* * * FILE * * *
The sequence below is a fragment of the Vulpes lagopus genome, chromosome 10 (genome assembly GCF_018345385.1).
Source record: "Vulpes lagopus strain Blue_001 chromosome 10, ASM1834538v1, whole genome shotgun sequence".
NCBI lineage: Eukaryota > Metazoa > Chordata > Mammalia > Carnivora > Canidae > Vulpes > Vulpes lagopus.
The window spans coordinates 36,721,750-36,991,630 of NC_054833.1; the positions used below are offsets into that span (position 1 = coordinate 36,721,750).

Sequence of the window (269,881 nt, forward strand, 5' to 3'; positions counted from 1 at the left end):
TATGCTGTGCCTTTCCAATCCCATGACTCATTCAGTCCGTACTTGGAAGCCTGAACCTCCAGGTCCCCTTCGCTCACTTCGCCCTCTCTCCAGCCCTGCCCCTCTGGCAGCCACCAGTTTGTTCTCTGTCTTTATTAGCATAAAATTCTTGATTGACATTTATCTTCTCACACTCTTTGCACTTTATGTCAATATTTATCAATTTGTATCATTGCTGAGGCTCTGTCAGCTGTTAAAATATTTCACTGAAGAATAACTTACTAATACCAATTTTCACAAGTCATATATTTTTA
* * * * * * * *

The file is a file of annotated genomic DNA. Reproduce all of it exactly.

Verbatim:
The sequence below is a fragment of the Vulpes lagopus genome, chromosome 10 (genome assembly GCF_018345385.1).
Source record: "Vulpes lagopus strain Blue_001 chromosome 10, ASM1834538v1, whole genome shotgun sequence".
NCBI lineage: Eukaryota > Metazoa > Chordata > Mammalia > Carnivora > Canidae > Vulpes > Vulpes lagopus.
The window spans coordinates 36,721,750-36,991,630 of NC_054833.1; the positions used below are offsets into that span (position 1 = coordinate 36,721,750).

Sequence of the window (269,881 nt, forward strand, 5' to 3'; positions counted from 1 at the left end):
TATGCTGTGCCTTTCCAATCCCATGACTCATTCAGTCCGTACTTGGAAGCCTGAACCTCCAGGTCCCCTTCGCTCACTTCGCCCTCTCTCCAGCCCTGCCCCTCTGGCAGCCACCAGTTTGTTCTCTGTCTTTATTAGCATAAAATTCTTGATTGACATTTATCTTCTCACACTCTTTGCACTTTATGTCAATATTTATCAATTTGTATCATTGCTGAGGCTCTGTCAGCTGTTAAAATATTTCACTGAAGAATAACTTACTAATACCAATTTTCACAAGTCATATATTTTTA